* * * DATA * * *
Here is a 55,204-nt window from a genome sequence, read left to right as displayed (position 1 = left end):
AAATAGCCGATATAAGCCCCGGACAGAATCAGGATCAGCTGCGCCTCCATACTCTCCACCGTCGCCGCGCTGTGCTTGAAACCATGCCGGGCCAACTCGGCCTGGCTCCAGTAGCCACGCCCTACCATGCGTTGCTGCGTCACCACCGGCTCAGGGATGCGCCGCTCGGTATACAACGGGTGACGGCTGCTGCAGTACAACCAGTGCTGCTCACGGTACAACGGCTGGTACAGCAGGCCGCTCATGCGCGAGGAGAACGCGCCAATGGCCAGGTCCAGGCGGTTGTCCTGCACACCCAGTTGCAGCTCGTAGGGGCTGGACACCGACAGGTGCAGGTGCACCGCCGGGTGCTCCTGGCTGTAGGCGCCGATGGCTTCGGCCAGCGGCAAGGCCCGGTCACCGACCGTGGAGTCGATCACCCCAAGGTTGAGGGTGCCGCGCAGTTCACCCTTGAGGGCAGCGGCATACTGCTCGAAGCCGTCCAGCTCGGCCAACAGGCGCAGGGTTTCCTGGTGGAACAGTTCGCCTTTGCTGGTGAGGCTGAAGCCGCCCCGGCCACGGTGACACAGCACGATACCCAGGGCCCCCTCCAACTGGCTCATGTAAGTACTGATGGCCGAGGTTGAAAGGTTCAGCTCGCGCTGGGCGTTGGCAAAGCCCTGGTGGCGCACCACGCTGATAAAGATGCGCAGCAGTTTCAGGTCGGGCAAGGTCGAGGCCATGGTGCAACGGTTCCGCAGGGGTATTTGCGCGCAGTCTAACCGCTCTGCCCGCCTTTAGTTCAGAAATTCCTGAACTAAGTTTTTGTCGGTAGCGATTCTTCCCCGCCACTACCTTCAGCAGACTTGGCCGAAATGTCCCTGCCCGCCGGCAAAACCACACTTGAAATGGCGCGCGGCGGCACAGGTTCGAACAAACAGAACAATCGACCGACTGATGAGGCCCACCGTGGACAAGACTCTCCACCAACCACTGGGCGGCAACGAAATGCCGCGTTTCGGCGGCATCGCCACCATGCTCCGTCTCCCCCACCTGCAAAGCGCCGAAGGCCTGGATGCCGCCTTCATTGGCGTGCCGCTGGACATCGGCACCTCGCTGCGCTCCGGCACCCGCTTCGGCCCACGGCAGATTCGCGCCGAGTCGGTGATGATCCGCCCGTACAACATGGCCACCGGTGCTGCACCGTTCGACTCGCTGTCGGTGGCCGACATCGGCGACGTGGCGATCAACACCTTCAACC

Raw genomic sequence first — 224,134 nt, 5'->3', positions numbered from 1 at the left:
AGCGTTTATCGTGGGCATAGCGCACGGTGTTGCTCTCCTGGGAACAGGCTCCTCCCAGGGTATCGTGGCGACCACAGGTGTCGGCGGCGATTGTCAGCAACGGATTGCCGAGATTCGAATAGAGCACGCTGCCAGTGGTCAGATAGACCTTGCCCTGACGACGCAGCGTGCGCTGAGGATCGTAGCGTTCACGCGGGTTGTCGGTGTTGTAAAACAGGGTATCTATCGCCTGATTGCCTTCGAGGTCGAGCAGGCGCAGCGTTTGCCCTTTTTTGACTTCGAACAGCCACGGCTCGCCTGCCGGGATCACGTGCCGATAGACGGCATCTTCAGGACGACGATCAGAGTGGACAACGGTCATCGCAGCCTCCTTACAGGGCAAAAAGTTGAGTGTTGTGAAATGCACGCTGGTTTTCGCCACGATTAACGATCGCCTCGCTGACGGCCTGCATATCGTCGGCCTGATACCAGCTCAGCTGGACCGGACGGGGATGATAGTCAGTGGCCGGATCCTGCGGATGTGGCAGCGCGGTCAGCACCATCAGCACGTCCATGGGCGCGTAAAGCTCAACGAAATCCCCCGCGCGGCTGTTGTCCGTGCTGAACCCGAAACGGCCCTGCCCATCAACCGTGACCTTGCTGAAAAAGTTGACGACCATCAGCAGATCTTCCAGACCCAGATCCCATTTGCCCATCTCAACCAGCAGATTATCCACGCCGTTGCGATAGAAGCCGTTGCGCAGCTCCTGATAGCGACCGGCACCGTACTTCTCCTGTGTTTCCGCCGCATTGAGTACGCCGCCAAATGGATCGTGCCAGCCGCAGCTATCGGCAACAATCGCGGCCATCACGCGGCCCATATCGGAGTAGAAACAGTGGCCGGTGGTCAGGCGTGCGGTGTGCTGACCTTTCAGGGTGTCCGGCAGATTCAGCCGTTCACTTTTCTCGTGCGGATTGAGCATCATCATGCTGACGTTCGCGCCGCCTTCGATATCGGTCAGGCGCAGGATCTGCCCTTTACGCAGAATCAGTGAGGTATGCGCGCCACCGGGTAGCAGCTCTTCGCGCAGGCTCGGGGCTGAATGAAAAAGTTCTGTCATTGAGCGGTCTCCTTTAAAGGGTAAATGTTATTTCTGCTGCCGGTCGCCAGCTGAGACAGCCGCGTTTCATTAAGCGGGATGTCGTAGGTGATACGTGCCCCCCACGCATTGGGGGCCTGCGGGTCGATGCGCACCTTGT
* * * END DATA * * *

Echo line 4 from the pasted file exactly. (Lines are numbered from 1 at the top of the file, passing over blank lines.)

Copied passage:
AGCGTTTATCGTGGGCATAGCGCACGGTGTTGCTCTCCTGGGAACAGGCTCCTCCCAGGGTATCGTGGCGACCACAGGTGTCGGCGGCGATTGTCAGCAACGGATTGCCGAGATTCGAATAGAGCACGCTGCCAGTGGTCAGATAGACCTTGCCCTGACGACGCAGCGTGCGCTGAGGATCGTAGCGTTCACGCGGGTTGTCGGTGTTGTAAAACAGGGTATCTATCGCCTGATTGCCTTCGAGGTCGAGCAGGCGCAGCGTTTGCCCTTTTTTGACTTCGAACAGCCACGGCTCGCCTGCCGGGATCACGTGCCGATAGACGGCATCTTCAGGACGACGATCAGAGTGGACAACGGTCATCGCAGCCTCCTTACAGGGCAAAAAGTTGAGTGTTGTGAAATGCACGCTGGTTTTCGCCACGATTAACGATCGCCTCGCTGACGGCCTGCATATCGTCGGCCTGATACCAGCTCAGCTGGACCGGACGGGGATGATAGTCAGTGGCCGGATCCTGCGGATGTGGCAGCGCGGTCAGCACCATCAGCACGTCCATGGGCGCGTAAAGCTCAACGAAATCCCCCGCGCGGCTGTTGTCCGTGCTGAACCCGAAACGGCCCTGCCCATCAACCGTGACCTTGCTGAAAAAGTTGACGACCATCAGCAGATCTTCCAGACCCAGATCCCATTTGCCCATCTCAACCAGCAGATTATCCACGCCGTTGCGATAGAAGCCGTTGCGCAGCTCCTGATAGCGACCGGCACCGTACTTCTCCTGTGTTTCCGCCGCATTGAGTACGCCGCCAAATGGATCGTGCCAGCCGCAGCTATCGGCAACAATCGCGGCCATCACGCGGCCCATATCGGAGTAGAAACAGTGGCCGGTGGTCAGGCGTGCGGTGTGCTGACCTTTCAGGGTGTCCGGCAGATTCAGCCGTTCACTTTTCTCGTGCGGATTGAGCATCATCATGCTGACGTTCGCGCCGCCTTCGATATCGGTCAGGCGCAGGATCTGCCCTTTACGCAGAATCAGTGAGGTATGCGCGCCACCGGGTAGCAGCTCTTCGCGCAGGCTCGGGGCTGAATGAAAAAGTTCTGTCATTGAGCGGTCTCCTTTAAAGGGTAAATGTTATTTCTGCTGCCGGTCGCCAGCTGAGACAGCCGCGTTTCATTAAGCGGGATGTCGTAGGTGATACGTGCCCCCCACGCATTGGGGGCCTGCGGGTCGATGCGCACCTTGT